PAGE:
Android

99.6 Percent of New Smartphones Run Android or iOS (theverge.com) 91

The latest smartphone figures from Gartner show how much iOS and Android are dominating the smartphone market. According to the report, Android and iOS accounted for 99.6 percent of all smartphone sales in the fourth quarter of 2016. For comparison, this figure was 96.8 percent in the second quarter of 2015. The Verge reports: Of the 432 million smartphones sold in the last quarter, 352 million ran Android (81.7 percent) and 77 million ran iOS (17.9 percent), but what happened to the other players? Well, in the same quarter, Windows Phone managed to round up 0.3 percent of the market, while BlackBerry was reduced to a rounding error. The once-great firm sold just over 200,000 units, amounting to 0.0 percent market share. It's worth noting that although, in retrospect, this state of affairs seems inescapable, for years analysts were predicting otherwise. Three years ago, Gartner said that Microsoft's mobile OS would overtake iOS for market share in 2017, while BlackBerry would still be hanging around as sizable (if small) player.
Network

Now Get Weather Alerts Even When Your Mobile Networks Are Down, Thanks To IBM's Mesh Networking (cnet.com) 75

Communicating news of severe weather events or natural disasters is something mobile phones are well suited to, but if there's limited or disrupted network coverage the message may fail to get through. But not anymore. From a CNET report: A new Weather Channel app, though, can get the message through even during earthquakes, tornadoes, and terrorist attacks when mobile networks can be overwhelmed and may not work. The Android app, geared specifically for developing countries, uses IBM-developed technology called mesh networking that sends messages directly from one phone to another. The result is that information can propagate even when centralized networks fail. Using Bluetooth and Wi-Fi networks, the app can send data from phone to phone across distances between 200 to 500 feet, IBM Research staff member Nirmit Desai said. It doesn't add any more battery burden than an ordinary app, and the mesh network can be used without having to reconfigure the phone's network settings.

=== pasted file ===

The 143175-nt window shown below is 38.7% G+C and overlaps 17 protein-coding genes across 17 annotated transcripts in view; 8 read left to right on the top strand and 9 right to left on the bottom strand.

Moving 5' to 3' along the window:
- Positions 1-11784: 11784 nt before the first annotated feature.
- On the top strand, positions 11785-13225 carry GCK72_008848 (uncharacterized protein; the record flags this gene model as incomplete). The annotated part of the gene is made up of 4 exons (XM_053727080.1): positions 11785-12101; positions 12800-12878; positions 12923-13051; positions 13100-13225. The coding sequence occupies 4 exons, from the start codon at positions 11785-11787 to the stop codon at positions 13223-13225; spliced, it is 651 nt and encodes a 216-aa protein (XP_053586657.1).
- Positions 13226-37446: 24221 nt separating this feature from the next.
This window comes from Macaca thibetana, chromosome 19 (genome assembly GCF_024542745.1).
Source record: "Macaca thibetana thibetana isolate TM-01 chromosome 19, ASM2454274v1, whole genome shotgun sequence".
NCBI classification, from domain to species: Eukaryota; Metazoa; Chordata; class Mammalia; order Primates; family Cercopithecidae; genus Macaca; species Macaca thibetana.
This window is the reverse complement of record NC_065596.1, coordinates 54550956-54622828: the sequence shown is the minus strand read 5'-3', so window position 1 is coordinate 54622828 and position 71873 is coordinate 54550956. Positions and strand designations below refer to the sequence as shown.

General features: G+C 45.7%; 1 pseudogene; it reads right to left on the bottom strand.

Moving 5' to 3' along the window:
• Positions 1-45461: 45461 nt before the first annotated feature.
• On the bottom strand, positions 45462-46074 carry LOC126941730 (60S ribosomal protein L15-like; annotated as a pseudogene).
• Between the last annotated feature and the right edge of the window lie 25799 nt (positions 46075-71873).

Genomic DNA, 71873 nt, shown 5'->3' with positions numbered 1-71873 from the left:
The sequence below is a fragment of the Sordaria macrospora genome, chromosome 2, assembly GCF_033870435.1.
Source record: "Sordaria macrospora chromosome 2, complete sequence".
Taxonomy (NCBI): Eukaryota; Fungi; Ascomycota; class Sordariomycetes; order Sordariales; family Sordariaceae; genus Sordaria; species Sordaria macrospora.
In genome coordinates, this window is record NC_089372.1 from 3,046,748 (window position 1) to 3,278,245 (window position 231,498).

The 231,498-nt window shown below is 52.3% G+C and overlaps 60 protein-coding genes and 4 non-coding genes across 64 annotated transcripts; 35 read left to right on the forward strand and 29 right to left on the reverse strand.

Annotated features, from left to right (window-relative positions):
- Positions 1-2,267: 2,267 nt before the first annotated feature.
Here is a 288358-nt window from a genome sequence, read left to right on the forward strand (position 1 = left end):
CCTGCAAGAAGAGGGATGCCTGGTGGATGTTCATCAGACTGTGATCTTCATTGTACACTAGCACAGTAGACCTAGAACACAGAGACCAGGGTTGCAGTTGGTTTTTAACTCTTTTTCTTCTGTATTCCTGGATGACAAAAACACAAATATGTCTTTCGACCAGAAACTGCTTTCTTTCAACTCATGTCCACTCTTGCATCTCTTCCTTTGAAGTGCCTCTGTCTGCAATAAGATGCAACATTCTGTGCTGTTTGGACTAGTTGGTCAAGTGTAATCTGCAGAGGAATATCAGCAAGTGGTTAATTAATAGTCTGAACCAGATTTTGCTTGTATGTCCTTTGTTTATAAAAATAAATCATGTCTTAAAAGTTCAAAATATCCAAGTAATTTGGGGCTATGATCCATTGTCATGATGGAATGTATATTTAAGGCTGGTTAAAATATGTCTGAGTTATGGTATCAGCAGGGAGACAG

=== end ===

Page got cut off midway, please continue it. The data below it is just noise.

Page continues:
Android

China's Huawei Catching Up With Apple, Samsung Smartphone Sales (livemint.com) 62